There are few things as central to the modern consumer experience as the omnichannel experience, and the proof is in the pudding. Based on a survey of 46,000 people conducted by the Harvard Business Review, 73 percent of shoppers use multiple channels during their customer journey. Compare that to 20 percent of consumers who shop at brick-and-mortar locations and 7 percent who shop online only.
In other words, the best reason to adopt omnichannel immediately is that it's what the modern consumer prefers, and even expects, from brand manufacturers. Nevertheless, if that isn't enough, here are three more reasons to embrace omnichannel right now:
1. Consumers want to shop on their own terms
E-commerce behemoths such as Amazon Prime have fundamentally transformed consumer expectations. Delivery by drones? Check. Two-hour buying cycle? Check. But allowing customers to shop on their terms? Even Amazon isn't quite there yet, and there's a simple reason for that.
Imagine a situation in which two-hour delivery isn't possible for a certain item or location, but a customer needs that item yesterday (sometimes two hours just isn't fast enough). Or maybe the customer wants to interact with the physical product before he or she puts money down. In either of these circumstances, the customer is likely to drive to a nearby brick-and-mortar location, at which point he or she may find an alternative to your brand.
Or, if a manufacturer tracks seller inventories in-store and online, the customer journey doesn't terminate because Amazon, or another preferred reseller, can't get that item to the consumer on his or her terms. A tool like PriceSider's Where to Buy will tell brand manufacturers which of their sellers are stocking their products, both online and in-store. Sharing this information with consumers then makes it possible for those shoppers to purchase products on their terms. If they need the item in the next 30 minutes, no problem. The customer can visit a brand manufacturer's website and find where that item is available within a five-mile radius. If they're not strapped for time and would prefer to buy it somewhere other than the manufacturer's website, again, they can do so. That's the power of omnichannel.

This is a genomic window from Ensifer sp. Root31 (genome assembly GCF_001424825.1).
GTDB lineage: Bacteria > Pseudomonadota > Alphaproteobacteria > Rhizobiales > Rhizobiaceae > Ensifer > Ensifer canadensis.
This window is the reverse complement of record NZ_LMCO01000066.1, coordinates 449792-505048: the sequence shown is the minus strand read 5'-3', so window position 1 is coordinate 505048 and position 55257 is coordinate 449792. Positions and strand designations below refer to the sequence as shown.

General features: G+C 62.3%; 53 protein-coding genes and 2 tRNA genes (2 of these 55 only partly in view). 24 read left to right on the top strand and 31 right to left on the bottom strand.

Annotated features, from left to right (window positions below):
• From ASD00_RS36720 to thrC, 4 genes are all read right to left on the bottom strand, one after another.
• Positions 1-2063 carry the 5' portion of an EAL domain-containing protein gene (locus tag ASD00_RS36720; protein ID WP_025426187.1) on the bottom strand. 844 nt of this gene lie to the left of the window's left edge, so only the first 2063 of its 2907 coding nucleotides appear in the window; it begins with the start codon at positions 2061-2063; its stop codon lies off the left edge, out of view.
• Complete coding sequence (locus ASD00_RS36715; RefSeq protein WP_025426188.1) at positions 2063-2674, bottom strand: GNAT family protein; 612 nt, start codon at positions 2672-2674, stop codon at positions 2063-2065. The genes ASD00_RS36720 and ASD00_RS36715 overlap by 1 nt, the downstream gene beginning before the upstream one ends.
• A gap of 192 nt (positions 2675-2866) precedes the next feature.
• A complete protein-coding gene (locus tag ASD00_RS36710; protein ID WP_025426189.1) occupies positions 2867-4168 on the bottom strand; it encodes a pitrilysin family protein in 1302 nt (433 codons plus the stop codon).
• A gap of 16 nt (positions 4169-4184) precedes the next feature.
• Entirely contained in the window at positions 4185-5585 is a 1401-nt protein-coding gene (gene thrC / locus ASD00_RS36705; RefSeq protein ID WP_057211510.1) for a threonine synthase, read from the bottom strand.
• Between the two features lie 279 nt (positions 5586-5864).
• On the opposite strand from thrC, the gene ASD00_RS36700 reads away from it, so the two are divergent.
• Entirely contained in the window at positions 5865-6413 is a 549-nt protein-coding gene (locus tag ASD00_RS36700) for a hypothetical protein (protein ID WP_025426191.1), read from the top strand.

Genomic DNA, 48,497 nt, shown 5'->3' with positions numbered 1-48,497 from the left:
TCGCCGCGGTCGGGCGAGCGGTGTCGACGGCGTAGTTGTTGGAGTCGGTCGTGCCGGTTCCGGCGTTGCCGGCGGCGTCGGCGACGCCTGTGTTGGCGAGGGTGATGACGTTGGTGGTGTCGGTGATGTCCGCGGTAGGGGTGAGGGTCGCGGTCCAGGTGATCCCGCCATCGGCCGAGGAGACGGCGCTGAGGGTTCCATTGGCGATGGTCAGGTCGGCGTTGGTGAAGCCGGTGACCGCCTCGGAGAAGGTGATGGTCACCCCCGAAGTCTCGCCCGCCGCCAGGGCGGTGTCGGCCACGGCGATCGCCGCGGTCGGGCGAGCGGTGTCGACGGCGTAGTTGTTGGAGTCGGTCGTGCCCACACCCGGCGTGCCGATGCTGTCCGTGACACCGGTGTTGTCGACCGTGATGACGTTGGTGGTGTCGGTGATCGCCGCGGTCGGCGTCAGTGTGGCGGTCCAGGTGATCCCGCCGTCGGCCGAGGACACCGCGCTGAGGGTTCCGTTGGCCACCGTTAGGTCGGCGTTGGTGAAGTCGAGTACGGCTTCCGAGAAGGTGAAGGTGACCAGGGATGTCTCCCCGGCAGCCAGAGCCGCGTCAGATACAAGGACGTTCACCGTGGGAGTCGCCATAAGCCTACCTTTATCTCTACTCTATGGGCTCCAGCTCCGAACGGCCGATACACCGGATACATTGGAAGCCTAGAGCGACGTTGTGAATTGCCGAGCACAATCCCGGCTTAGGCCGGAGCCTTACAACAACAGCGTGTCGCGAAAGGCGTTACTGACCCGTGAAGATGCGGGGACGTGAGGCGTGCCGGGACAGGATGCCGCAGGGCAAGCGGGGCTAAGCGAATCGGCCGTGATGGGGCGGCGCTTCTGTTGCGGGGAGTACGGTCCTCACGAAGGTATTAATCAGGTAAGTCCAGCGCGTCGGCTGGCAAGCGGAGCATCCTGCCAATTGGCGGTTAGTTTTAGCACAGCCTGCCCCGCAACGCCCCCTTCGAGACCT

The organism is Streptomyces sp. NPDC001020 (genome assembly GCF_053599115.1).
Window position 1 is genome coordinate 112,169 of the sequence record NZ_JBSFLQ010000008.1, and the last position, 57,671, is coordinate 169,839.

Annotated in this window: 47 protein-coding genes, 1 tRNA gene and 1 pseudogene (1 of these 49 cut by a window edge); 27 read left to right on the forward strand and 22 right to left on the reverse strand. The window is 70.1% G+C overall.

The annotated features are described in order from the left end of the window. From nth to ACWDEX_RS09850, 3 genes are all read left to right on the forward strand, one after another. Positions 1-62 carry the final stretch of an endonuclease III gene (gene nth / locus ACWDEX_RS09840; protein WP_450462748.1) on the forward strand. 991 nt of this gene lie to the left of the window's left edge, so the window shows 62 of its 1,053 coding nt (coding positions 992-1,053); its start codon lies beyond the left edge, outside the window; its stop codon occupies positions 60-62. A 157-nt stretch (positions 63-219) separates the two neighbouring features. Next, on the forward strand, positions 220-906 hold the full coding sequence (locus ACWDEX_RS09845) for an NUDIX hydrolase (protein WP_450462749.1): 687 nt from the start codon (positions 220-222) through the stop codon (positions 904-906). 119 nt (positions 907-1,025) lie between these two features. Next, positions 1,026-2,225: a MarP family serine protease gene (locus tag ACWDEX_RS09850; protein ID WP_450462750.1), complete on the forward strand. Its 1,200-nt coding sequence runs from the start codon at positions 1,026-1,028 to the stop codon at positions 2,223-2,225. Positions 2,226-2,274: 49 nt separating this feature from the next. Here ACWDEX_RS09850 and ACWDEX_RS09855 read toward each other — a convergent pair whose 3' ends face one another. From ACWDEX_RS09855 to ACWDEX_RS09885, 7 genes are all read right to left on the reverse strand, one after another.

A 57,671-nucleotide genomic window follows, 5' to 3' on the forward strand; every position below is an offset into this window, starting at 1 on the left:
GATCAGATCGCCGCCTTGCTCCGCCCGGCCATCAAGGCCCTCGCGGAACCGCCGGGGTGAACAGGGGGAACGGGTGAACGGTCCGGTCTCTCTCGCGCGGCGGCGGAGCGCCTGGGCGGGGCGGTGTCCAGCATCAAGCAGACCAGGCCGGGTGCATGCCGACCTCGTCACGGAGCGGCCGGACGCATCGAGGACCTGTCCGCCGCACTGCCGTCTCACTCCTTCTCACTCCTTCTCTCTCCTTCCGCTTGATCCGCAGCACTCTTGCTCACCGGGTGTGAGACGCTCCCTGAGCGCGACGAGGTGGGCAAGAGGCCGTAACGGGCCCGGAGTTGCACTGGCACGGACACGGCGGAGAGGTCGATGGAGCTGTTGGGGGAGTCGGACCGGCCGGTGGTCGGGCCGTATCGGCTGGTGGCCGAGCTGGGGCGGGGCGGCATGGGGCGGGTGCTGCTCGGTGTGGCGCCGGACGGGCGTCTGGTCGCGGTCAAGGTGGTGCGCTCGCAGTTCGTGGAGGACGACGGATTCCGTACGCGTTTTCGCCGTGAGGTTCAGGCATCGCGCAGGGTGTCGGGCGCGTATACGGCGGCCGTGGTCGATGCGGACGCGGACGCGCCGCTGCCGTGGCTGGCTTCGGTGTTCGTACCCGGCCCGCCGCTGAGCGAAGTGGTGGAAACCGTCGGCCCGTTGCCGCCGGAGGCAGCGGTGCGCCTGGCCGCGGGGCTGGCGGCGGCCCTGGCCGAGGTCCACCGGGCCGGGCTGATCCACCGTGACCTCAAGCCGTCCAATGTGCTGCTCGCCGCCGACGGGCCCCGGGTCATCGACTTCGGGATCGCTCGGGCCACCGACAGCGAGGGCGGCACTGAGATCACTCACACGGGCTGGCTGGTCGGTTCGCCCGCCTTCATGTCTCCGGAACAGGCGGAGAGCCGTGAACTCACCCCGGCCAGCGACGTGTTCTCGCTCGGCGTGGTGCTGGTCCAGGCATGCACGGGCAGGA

2. Every device is an opportunity
On average, the modern consumer will use five connected devices in their buying journey. One might be a desktop at work. Another might be a laptop in the home office. A third might be a tablet in the living room. The fourth could be a smartphone on a train. A fifth could be a relative's smartphone during a family get together. For good measure, a sixth could be an in-store visit.
Thanks to cloud computing, the modern consumer is not tied down to a single computer for buying online or ordering for store pickup. When they're browsing a brick-and-mortar seller's aisles, the digital element of their journey doesn't come to a screeching halt. Beacon technology, for instance, now makes it possible to push real-time sales to consumers inside a store.
The fact is, customers who want to shop on their terms expect to have the freedom to use the diverse array of devices at their disposal, and the ability to access brands through those devices. Omnichannel is about making your brand omnipresent across this device-rich digital landscape. In essence, it's about being available to the consumer so that leads can more easily become customers.
3. Convenience is conducive to customer loyalty
"Make customer conversations as convenient as buying your products."
Lead conversion is important, but omnichannel is about so much more than just getting the sale. It's about keeping open lines of communication with consumers – first-time and returning.
This means making your brand available beyond the point of sale. Sure, omnichannel can accelerate buying behavior and create a consistent shopping experience across devices and channels. However, when properly executed, omnichannel also cultivates a consistent brand image across these channels. For instance, if your brand prides itself on strong customer support, the last thing you want to tell customers is that you cannot serve them through the channel of their choosing.
It boils down to the fact that the conversations you have with customers should not be tucked away in silos. They should take place wherever discussions are happening – via web chat, over social media, on the phone and so on. Make these customer conversations as convenient as buying your products, and then you've done more than just sell a shopper on an item. You've also sold them on your brand, and that's the sale that matters most.